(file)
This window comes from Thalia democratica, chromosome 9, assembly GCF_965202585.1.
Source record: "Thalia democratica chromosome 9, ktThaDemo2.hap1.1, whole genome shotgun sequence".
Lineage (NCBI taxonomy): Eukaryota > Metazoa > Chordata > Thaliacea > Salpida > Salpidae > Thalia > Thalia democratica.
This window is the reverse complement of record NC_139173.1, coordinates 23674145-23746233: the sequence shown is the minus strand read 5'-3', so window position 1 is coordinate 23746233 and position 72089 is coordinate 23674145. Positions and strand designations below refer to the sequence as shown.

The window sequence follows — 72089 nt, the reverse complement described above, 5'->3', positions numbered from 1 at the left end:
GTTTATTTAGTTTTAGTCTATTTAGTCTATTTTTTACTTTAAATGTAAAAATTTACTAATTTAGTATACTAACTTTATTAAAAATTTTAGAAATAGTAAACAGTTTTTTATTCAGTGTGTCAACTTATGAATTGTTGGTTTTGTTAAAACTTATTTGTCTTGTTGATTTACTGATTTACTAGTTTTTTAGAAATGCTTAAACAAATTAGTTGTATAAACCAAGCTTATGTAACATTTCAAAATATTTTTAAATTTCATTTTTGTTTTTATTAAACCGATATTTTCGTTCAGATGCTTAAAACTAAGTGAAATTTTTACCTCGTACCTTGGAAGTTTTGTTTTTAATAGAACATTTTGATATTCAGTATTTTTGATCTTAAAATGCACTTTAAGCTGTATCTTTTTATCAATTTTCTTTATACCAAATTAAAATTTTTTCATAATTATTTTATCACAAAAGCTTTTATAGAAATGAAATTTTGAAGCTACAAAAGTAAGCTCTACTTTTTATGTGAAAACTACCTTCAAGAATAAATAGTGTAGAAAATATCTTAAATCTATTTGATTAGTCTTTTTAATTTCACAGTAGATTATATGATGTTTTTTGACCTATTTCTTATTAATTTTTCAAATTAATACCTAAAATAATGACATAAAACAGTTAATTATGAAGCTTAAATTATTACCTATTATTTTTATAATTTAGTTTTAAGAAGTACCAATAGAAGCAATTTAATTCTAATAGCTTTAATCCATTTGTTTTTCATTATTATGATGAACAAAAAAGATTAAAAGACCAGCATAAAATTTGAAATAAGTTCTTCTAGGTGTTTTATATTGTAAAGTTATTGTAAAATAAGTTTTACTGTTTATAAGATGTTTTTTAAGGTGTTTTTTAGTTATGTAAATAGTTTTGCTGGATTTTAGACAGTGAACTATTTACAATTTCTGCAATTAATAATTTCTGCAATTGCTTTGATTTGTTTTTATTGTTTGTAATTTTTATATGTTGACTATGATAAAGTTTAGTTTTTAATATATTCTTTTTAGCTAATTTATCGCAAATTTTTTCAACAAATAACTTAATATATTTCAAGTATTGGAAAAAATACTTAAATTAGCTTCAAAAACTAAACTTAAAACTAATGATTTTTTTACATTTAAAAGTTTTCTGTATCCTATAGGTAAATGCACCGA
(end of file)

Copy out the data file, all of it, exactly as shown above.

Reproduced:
This window comes from Thalia democratica, chromosome 9, assembly GCF_965202585.1.
Source record: "Thalia democratica chromosome 9, ktThaDemo2.hap1.1, whole genome shotgun sequence".
Lineage (NCBI taxonomy): Eukaryota > Metazoa > Chordata > Thaliacea > Salpida > Salpidae > Thalia > Thalia democratica.
This window is the reverse complement of record NC_139173.1, coordinates 23674145-23746233: the sequence shown is the minus strand read 5'-3', so window position 1 is coordinate 23746233 and position 72089 is coordinate 23674145. Positions and strand designations below refer to the sequence as shown.

The window sequence follows — 72089 nt, the reverse complement described above, 5'->3', positions numbered from 1 at the left end:
GTTTATTTAGTTTTAGTCTATTTAGTCTATTTTTTACTTTAAATGTAAAAATTTACTAATTTAGTATACTAACTTTATTAAAAATTTTAGAAATAGTAAACAGTTTTTTATTCAGTGTGTCAACTTATGAATTGTTGGTTTTGTTAAAACTTATTTGTCTTGTTGATTTACTGATTTACTAGTTTTTTAGAAATGCTTAAACAAATTAGTTGTATAAACCAAGCTTATGTAACATTTCAAAATATTTTTAAATTTCATTTTTGTTTTTATTAAACCGATATTTTCGTTCAGATGCTTAAAACTAAGTGAAATTTTTACCTCGTACCTTGGAAGTTTTGTTTTTAATAGAACATTTTGATATTCAGTATTTTTGATCTTAAAATGCACTTTAAGCTGTATCTTTTTATCAATTTTCTTTATACCAAATTAAAATTTTTTCATAATTATTTTATCACAAAAGCTTTTATAGAAATGAAATTTTGAAGCTACAAAAGTAAGCTCTACTTTTTATGTGAAAACTACCTTCAAGAATAAATAGTGTAGAAAATATCTTAAATCTATTTGATTAGTCTTTTTAATTTCACAGTAGATTATATGATGTTTTTTGACCTATTTCTTATTAATTTTTCAAATTAATACCTAAAATAATGACATAAAACAGTTAATTATGAAGCTTAAATTATTACCTATTATTTTTATAATTTAGTTTTAAGAAGTACCAATAGAAGCAATTTAATTCTAATAGCTTTAATCCATTTGTTTTTCATTATTATGATGAACAAAAAAGATTAAAAGACCAGCATAAAATTTGAAATAAGTTCTTCTAGGTGTTTTATATTGTAAAGTTATTGTAAAATAAGTTTTACTGTTTATAAGATGTTTTTTAAGGTGTTTTTTAGTTATGTAAATAGTTTTGCTGGATTTTAGACAGTGAACTATTTACAATTTCTGCAATTAATAATTTCTGCAATTGCTTTGATTTGTTTTTATTGTTTGTAATTTTTATATGTTGACTATGATAAAGTTTAGTTTTTAATATATTCTTTTTAGCTAATTTATCGCAAATTTTTTCAACAAATAACTTAATATATTTCAAGTATTGGAAAAAATACTTAAATTAGCTTCAAAAACTAAACTTAAAACTAATGATTTTTTTACATTTAAAAGTTTTCTGTATCCTATAGGTAAATGCACCGA